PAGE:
Express Scripts, Medco merger may close as early as next week

Express Scripts and Medco Health Solutions may be able to close the transaction of its merger as early as next week, according to an announcement Wednesday by Express Scripts.

Express Scripts and Medco Health Solutions may be able to close the transaction of its merger as early as next week, according to an announcement Wednesday by Express Scripts.

The proposed acquisition of Medco by Express Scripts generated a great deal of discussion and grabbed the headlines after it was announced last July. The merger, valued at $29.1 billion, combines 2 of the largest pharmacy benefit managers in the United States. Medco shareholders will receive $71.36 per share in cash and stock based on the July 20, 2011, closing price, according to Express Scripts spokesman Brian Henry.

Express Scripts believes that the merger with Medco will complement its core competencies, will be enhanced with Medco’s specialty pharmacy platform, will add additional mail-order capabilities, and has significant synergy potential, according to an investor web power-point presentation on Express Scripts website.

“We expect that [with the merger] Express scripts will control about 1.5 billion adjusted prescriptions in 2013, giving it approximately 40% market share. Express Scripts will be about 50% larger than its next largest competitor, CVS Caremark, and around 3 times the size of number-three UnitedHealth,” said Morningstar analyst Matthew Coffina, CFA, in Wednesday’s Stock Analysts Notes.

“Over the long run, we expect Express Scripts’ management team to wield its tremendous influence over pharmaceutical spending to pressure suppliers (generic and brand-name drug makers, distributors, and retail pharmacies) and leverage administrative costs. This should enable the company to expand its own margins while passing some savings through to customers and gaining market share,” Coffina said in the online email newsletter.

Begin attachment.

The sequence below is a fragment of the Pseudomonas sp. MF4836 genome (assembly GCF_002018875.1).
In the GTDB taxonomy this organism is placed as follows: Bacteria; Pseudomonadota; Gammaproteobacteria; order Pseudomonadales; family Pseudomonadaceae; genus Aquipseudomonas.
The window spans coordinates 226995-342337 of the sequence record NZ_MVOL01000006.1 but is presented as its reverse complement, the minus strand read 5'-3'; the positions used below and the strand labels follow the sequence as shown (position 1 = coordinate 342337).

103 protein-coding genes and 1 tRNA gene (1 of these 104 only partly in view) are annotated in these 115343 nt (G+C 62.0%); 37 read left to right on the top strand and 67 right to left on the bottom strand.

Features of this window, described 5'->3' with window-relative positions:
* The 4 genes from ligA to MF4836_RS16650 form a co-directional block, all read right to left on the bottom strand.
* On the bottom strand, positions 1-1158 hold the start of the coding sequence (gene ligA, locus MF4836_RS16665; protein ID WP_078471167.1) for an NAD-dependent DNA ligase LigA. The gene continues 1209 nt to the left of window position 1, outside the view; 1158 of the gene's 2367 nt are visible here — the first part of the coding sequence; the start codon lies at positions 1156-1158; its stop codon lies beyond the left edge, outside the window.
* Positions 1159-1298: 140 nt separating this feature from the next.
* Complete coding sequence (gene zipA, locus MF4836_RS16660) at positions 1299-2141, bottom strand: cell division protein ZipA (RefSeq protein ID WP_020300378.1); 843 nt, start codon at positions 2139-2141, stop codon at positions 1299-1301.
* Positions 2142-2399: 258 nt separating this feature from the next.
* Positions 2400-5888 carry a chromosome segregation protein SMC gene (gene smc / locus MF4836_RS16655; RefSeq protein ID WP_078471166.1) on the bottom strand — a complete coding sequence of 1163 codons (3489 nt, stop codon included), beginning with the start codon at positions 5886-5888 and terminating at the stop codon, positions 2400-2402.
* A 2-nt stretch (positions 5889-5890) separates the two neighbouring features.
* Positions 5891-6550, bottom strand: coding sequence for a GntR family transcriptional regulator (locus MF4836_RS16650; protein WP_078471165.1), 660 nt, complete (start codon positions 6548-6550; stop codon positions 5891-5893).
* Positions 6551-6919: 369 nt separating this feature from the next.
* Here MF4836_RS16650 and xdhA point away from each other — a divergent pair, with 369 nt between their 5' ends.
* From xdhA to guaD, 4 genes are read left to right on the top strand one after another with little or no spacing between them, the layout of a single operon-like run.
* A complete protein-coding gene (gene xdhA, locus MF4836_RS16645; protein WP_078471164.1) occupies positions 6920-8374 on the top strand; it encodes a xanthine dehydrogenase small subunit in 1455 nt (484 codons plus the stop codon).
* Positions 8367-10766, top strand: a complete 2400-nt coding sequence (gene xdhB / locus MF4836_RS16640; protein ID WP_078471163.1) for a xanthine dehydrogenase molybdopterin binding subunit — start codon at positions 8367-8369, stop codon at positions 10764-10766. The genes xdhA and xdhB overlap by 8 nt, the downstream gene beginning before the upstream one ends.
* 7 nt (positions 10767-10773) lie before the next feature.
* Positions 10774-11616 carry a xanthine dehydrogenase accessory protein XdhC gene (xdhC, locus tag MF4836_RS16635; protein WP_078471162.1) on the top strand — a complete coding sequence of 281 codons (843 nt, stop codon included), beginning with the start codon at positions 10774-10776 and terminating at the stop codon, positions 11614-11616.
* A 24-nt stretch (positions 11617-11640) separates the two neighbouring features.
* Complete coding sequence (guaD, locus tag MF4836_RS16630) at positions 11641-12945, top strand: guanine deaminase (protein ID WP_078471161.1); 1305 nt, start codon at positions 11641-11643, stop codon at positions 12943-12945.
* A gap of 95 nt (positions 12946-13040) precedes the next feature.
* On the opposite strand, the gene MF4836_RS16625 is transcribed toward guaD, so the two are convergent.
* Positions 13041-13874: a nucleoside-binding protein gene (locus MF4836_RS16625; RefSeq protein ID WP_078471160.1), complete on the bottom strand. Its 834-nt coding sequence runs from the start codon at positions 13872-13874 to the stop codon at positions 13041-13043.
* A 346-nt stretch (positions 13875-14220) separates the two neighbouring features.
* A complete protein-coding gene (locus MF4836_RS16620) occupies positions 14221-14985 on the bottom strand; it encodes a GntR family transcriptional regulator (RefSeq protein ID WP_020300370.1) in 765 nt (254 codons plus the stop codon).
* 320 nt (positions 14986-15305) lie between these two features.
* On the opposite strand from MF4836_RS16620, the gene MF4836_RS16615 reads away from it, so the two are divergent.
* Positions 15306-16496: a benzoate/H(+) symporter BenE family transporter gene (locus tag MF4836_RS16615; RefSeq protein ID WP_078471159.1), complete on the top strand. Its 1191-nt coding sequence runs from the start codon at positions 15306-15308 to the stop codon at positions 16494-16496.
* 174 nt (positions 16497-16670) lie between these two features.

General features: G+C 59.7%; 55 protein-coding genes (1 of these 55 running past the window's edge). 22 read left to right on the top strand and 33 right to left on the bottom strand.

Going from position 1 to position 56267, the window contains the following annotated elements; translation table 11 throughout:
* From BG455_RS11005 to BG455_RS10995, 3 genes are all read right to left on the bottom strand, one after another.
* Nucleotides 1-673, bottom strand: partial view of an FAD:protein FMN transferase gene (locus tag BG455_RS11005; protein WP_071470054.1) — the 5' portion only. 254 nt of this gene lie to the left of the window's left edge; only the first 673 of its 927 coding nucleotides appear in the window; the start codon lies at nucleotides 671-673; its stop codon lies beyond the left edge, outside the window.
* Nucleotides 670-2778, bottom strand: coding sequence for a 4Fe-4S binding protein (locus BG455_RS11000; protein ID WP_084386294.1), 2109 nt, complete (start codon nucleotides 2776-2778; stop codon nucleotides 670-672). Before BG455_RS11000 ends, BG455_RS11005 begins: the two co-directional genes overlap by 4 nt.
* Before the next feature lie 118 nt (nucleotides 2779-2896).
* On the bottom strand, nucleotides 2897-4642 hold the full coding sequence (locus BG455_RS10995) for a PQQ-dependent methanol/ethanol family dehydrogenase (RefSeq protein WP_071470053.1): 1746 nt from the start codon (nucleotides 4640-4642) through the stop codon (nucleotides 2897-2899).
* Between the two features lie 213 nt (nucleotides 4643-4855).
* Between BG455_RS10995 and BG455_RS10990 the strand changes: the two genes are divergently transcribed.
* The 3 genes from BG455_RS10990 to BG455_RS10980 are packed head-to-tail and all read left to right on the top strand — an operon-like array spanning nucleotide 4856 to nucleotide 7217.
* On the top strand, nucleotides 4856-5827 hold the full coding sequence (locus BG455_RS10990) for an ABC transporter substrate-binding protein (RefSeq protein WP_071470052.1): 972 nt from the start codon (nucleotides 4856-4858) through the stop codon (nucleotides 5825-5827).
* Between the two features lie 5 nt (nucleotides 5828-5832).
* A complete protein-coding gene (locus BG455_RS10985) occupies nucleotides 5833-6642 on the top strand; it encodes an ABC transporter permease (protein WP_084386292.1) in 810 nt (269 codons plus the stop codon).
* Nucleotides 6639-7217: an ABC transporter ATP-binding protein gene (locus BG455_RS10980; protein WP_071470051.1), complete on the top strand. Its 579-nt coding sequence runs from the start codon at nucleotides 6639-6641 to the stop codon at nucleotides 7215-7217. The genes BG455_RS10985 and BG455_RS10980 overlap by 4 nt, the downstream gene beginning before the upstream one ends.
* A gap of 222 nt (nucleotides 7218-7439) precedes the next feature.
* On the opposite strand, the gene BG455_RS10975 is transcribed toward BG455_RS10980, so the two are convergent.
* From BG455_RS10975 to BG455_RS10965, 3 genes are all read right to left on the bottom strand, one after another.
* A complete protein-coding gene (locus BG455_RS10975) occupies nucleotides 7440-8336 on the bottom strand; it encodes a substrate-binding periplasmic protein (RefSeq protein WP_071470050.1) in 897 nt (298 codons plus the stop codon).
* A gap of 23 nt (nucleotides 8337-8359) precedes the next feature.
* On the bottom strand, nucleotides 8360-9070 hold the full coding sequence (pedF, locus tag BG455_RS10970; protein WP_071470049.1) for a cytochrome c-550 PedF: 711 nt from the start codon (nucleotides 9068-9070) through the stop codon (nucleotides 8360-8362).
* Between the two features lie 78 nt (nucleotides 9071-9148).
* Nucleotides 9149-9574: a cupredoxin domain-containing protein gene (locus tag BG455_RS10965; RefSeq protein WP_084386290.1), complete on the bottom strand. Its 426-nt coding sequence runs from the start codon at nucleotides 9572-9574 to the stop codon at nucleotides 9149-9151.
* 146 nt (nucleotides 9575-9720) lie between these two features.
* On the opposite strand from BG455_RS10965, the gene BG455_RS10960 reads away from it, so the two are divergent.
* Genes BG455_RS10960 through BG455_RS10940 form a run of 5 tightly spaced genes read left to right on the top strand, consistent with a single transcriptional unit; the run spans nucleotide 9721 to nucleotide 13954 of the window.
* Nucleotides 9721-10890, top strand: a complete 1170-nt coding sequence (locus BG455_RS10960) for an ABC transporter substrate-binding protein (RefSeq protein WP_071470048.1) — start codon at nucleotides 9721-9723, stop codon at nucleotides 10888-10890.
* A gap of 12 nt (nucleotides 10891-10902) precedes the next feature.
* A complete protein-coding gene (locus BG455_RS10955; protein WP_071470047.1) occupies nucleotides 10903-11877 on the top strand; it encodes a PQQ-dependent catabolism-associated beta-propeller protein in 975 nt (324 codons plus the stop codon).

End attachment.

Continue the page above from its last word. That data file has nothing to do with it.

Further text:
Vocal opponents to the merger include the National Association of Chain Drug Stores (NACDS), the National Community Pharmacists Association (NCPA), and the Independent Specialty Pharmacy Coalition. These 3 groups have asked the Federal Trade Commission (FTC) to block the proposed merger due to the potential antitrust concerns.

The FTC has been conducting its own investigation and issued a second request in September 2011 for additional information for a comprehensive review of the proposed merger.

“NACDS and NCPA continue to be steadfastly opposed to the merger of Express Scripts and Medco and believe that the only way to address the anticompetitive effects of this transaction is to block the deal outright,” according to a statement by NCPA.